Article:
The world’s five biggest meat and dairy companies emit more greenhouse gases per year than fossil fuel giant Exxon. The top twenty combined emit more than the entire country of Germany—and by 2050, meat and dairy emissions are predicted to occupy 80% of the emissions cap set to prevent the global temperature from rising more than 1.5°C.
Plus, only six of the 35 meat and dairy producers surveyed have set comprehensive goals to reduce their emissions. [GRAIN]
WeWork’s meat ban could save 15,507,103 animals and 445 million pounds of CO2 emissions and by 2023. The company has removed meat not only from the menus at company events, but also banned expensing meals containing animal meat. [Guardian]
- Cell-grown beef startup Mosa Meats just received $8.8 million to bring their petri dishes to the masses. Bell Food Group, one of Europe’s biggest meat processors, and drug-maker Merck KGaA are backing the project. [Market Watch]
- The Food Standards Agency estimates that 88% of animals killed by halal methods (outlined in the Quran) are stunned first. But stunning doesn’t guarantee that the animal feels no pain. [Aeon]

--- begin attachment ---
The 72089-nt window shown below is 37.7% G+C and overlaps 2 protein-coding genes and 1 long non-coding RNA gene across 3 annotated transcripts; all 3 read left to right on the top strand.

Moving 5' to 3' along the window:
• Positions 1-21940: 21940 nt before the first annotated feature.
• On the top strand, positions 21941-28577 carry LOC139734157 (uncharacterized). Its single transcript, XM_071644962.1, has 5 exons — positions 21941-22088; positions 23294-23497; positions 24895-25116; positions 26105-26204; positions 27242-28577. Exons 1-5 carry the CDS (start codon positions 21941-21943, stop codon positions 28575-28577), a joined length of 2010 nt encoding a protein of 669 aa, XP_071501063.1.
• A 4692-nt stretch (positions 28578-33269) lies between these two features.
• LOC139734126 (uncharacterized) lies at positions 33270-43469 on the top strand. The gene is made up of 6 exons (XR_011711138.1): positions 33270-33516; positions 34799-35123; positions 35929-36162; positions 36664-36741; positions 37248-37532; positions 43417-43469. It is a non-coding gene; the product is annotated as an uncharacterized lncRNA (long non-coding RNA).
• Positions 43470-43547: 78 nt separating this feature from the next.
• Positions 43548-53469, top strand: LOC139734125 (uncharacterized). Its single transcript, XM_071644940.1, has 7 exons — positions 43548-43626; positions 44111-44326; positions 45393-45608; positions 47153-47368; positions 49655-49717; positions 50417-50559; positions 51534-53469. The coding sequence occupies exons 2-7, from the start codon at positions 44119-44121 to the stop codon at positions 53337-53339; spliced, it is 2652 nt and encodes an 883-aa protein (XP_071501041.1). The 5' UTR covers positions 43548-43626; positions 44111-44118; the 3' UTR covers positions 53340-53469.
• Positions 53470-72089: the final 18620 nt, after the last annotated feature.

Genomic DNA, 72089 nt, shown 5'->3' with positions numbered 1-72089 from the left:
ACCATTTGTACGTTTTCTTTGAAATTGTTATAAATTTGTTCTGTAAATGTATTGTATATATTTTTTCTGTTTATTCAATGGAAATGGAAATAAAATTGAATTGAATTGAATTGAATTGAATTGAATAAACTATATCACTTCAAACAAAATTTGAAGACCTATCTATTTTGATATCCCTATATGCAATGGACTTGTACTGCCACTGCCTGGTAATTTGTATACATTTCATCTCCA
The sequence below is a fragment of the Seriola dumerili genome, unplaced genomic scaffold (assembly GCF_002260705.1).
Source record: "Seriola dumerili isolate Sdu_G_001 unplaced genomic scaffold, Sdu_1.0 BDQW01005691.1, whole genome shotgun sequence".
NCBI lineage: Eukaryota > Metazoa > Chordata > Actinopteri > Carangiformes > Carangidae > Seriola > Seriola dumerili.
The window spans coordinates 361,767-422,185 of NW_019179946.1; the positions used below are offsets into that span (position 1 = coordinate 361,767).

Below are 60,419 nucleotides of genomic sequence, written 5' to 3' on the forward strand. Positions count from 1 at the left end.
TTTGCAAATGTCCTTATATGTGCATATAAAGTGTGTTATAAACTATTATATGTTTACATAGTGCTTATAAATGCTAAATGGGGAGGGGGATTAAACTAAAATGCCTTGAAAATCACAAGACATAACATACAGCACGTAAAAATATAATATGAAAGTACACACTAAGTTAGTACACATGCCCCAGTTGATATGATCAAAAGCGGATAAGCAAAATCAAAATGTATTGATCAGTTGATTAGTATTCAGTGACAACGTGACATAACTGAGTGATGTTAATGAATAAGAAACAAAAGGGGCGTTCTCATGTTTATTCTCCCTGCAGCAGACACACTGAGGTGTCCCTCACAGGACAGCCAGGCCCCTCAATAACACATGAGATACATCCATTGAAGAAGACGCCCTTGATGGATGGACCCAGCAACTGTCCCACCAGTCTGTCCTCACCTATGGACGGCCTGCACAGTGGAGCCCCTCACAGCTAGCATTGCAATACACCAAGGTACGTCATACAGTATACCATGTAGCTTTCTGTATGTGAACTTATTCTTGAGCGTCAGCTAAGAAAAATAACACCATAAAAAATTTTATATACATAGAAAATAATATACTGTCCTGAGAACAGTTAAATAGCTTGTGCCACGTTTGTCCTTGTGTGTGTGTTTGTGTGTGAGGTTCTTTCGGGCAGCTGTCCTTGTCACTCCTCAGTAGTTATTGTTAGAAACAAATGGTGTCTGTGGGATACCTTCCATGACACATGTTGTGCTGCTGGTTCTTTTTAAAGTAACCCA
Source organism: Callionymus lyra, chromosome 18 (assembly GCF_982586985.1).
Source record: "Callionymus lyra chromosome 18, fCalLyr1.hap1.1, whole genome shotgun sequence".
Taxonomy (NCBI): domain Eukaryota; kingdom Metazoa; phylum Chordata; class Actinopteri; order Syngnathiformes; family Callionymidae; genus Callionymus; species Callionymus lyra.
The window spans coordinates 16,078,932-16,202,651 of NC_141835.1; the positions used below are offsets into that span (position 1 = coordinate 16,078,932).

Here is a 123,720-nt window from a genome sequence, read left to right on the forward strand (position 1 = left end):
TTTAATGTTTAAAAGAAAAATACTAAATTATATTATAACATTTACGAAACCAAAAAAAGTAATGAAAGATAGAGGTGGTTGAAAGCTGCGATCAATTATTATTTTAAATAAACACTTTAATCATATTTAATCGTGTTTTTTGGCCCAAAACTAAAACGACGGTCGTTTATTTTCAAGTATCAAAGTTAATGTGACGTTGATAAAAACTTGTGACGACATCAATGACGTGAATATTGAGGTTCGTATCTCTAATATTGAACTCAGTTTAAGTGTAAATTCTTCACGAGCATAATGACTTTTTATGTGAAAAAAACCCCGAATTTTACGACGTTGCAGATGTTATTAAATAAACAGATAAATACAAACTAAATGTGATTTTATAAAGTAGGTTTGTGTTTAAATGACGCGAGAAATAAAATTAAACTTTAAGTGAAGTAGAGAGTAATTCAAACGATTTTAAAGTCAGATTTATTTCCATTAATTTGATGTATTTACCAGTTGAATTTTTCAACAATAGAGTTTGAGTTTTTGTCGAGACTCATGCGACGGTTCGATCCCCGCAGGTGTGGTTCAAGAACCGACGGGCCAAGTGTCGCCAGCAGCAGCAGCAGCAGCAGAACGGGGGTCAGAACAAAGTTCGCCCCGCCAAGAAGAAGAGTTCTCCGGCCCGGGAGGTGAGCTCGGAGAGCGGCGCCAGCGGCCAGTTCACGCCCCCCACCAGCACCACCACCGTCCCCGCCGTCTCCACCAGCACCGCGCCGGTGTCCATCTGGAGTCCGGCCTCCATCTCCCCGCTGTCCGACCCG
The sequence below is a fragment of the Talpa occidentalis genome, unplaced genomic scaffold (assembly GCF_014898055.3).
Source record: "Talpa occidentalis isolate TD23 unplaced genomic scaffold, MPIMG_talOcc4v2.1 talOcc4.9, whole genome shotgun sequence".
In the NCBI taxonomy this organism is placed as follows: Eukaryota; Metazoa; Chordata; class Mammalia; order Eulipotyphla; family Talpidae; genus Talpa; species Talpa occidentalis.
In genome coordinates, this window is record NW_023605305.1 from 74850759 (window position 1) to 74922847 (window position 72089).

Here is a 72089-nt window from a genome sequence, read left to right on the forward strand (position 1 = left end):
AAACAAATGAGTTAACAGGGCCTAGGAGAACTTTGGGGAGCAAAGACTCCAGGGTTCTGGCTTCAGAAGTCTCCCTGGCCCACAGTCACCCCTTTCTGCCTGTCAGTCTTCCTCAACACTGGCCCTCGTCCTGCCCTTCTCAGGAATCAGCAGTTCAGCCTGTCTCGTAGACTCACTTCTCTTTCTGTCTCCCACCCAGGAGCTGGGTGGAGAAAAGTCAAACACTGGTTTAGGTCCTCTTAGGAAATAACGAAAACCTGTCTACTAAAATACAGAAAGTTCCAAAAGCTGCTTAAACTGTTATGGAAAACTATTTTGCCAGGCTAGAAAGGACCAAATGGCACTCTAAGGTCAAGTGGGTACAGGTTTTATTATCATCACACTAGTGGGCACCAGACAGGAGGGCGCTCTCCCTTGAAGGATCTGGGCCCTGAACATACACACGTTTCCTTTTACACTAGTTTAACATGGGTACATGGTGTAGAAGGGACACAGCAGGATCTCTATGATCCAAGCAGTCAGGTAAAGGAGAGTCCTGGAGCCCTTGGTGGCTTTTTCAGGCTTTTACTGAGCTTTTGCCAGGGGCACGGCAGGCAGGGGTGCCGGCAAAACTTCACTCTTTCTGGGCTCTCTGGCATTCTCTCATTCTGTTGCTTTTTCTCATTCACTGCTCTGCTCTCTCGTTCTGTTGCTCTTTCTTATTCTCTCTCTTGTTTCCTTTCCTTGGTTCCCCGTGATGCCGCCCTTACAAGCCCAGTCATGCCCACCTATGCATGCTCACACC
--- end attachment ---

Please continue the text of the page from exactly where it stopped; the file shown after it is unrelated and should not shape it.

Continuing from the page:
Supporting The Intercept’s video coverage of dog farming.
The Intercept exposes “a largely hidden, poorly regulated, and highly profitable industry in the United States that has a gruesome function: breeding dogs for the sole purpose of often torturous experimentation, after which the dogs are killed because they are no longer of use.” Sentient Media supported the video covering a rescue operation conducted on a farm with nearly 4,000 dogs.
How to spot a happy horse: Look for pointed ears and listen for snorts, apparently. Horses living in restricted conditions snorted twice as much in the pasture than when they were in stalls. [PLOS]
The deepest plastic bag on Earth sits 36,000 feet below water in the Mariana Trench. It’s 30 years old. Actually, pretty much everything out there was at one point touched by a human being.